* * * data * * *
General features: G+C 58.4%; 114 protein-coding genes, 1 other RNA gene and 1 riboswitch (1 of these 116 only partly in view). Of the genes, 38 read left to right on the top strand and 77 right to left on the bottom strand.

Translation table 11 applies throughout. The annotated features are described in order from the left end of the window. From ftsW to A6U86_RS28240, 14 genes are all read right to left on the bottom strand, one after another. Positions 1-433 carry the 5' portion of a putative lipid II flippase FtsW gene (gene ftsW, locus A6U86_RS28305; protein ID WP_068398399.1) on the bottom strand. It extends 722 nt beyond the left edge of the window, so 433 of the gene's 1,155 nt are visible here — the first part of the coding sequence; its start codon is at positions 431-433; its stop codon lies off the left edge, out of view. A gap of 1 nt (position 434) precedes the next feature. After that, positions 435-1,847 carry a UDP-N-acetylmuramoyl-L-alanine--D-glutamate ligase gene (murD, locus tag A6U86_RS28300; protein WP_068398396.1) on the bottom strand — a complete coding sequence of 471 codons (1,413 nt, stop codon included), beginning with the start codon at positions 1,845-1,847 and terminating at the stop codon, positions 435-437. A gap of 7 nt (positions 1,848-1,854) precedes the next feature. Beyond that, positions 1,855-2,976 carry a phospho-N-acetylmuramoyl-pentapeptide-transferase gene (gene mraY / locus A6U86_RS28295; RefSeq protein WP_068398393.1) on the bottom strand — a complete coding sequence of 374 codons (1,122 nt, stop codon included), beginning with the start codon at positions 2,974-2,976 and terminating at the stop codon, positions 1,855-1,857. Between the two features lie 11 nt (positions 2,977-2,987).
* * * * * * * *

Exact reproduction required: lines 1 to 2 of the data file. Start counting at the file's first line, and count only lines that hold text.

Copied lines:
General features: G+C 58.4%; 114 protein-coding genes, 1 other RNA gene and 1 riboswitch (1 of these 116 only partly in view). Of the genes, 38 read left to right on the top strand and 77 right to left on the bottom strand.

Translation table 11 applies throughout. The annotated features are described in order from the left end of the window. From ftsW to A6U86_RS28240, 14 genes are all read right to left on the bottom strand, one after another. Positions 1-433 carry the 5' portion of a putative lipid II flippase FtsW gene (gene ftsW, locus A6U86_RS28305; protein ID WP_068398399.1) on the bottom strand. It extends 722 nt beyond the left edge of the window, so 433 of the gene's 1,155 nt are visible here — the first part of the coding sequence; its start codon is at positions 431-433; its stop codon lies off the left edge, out of view. A gap of 1 nt (position 434) precedes the next feature. After that, positions 435-1,847 carry a UDP-N-acetylmuramoyl-L-alanine--D-glutamate ligase gene (murD, locus tag A6U86_RS28300; protein WP_068398396.1) on the bottom strand — a complete coding sequence of 471 codons (1,413 nt, stop codon included), beginning with the start codon at positions 1,845-1,847 and terminating at the stop codon, positions 435-437. A gap of 7 nt (positions 1,848-1,854) precedes the next feature. Beyond that, positions 1,855-2,976 carry a phospho-N-acetylmuramoyl-pentapeptide-transferase gene (gene mraY / locus A6U86_RS28295; RefSeq protein WP_068398393.1) on the bottom strand — a complete coding sequence of 374 codons (1,122 nt, stop codon included), beginning with the start codon at positions 2,974-2,976 and terminating at the stop codon, positions 1,855-1,857. Between the two features lie 11 nt (positions 2,977-2,987).